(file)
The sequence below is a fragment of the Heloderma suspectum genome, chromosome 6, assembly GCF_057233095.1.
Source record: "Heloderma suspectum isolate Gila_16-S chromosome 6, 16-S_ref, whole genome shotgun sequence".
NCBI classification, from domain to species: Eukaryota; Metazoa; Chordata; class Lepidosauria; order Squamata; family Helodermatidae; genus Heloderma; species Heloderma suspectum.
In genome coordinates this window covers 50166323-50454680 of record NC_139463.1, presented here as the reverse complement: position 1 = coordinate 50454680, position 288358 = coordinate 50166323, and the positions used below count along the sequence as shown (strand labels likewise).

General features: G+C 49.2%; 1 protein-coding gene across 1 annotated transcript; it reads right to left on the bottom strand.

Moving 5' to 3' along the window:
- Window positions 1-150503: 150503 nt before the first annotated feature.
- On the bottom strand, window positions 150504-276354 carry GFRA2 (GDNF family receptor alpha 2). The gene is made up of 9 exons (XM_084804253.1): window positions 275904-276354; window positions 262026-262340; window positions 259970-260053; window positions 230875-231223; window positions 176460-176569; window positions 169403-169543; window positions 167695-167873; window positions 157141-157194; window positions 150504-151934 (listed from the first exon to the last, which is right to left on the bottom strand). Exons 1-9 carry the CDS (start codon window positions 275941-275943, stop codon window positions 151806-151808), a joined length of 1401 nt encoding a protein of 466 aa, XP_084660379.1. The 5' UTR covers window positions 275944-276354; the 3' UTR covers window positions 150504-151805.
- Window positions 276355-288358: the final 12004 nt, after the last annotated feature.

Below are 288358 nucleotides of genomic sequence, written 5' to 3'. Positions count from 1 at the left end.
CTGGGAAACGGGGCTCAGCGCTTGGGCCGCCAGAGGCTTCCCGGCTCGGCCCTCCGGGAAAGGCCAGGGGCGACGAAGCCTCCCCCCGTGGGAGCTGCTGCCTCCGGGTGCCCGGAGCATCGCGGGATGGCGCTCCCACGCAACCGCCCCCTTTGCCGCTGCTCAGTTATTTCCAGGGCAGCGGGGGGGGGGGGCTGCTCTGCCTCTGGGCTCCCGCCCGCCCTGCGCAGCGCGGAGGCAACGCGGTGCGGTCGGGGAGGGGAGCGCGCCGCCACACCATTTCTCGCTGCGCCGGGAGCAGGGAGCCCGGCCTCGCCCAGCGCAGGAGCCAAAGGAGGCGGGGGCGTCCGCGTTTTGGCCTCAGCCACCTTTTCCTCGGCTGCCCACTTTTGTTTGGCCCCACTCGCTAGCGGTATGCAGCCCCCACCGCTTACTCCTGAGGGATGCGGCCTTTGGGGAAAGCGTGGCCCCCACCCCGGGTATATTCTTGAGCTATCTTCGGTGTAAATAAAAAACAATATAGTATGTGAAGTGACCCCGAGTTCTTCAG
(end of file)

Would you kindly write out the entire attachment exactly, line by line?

The sequence below is a fragment of the Heloderma suspectum genome, chromosome 6, assembly GCF_057233095.1.
Source record: "Heloderma suspectum isolate Gila_16-S chromosome 6, 16-S_ref, whole genome shotgun sequence".
NCBI classification, from domain to species: Eukaryota; Metazoa; Chordata; class Lepidosauria; order Squamata; family Helodermatidae; genus Heloderma; species Heloderma suspectum.
In genome coordinates this window covers 50166323-50454680 of record NC_139463.1, presented here as the reverse complement: position 1 = coordinate 50454680, position 288358 = coordinate 50166323, and the positions used below count along the sequence as shown (strand labels likewise).

General features: G+C 49.2%; 1 protein-coding gene across 1 annotated transcript; it reads right to left on the bottom strand.

Moving 5' to 3' along the window:
- Window positions 1-150503: 150503 nt before the first annotated feature.
- On the bottom strand, window positions 150504-276354 carry GFRA2 (GDNF family receptor alpha 2). The gene is made up of 9 exons (XM_084804253.1): window positions 275904-276354; window positions 262026-262340; window positions 259970-260053; window positions 230875-231223; window positions 176460-176569; window positions 169403-169543; window positions 167695-167873; window positions 157141-157194; window positions 150504-151934 (listed from the first exon to the last, which is right to left on the bottom strand). Exons 1-9 carry the CDS (start codon window positions 275941-275943, stop codon window positions 151806-151808), a joined length of 1401 nt encoding a protein of 466 aa, XP_084660379.1. The 5' UTR covers window positions 275944-276354; the 3' UTR covers window positions 150504-151805.
- Window positions 276355-288358: the final 12004 nt, after the last annotated feature.

Below are 288358 nucleotides of genomic sequence, written 5' to 3'. Positions count from 1 at the left end.
CTGGGAAACGGGGCTCAGCGCTTGGGCCGCCAGAGGCTTCCCGGCTCGGCCCTCCGGGAAAGGCCAGGGGCGACGAAGCCTCCCCCCGTGGGAGCTGCTGCCTCCGGGTGCCCGGAGCATCGCGGGATGGCGCTCCCACGCAACCGCCCCCTTTGCCGCTGCTCAGTTATTTCCAGGGCAGCGGGGGGGGGGGGCTGCTCTGCCTCTGGGCTCCCGCCCGCCCTGCGCAGCGCGGAGGCAACGCGGTGCGGTCGGGGAGGGGAGCGCGCCGCCACACCATTTCTCGCTGCGCCGGGAGCAGGGAGCCCGGCCTCGCCCAGCGCAGGAGCCAAAGGAGGCGGGGGCGTCCGCGTTTTGGCCTCAGCCACCTTTTCCTCGGCTGCCCACTTTTGTTTGGCCCCACTCGCTAGCGGTATGCAGCCCCCACCGCTTACTCCTGAGGGATGCGGCCTTTGGGGAAAGCGTGGCCCCCACCCCGGGTATATTCTTGAGCTATCTTCGGTGTAAATAAAAAACAATATAGTATGTGAAGTGACCCCGAGTTCTTCAG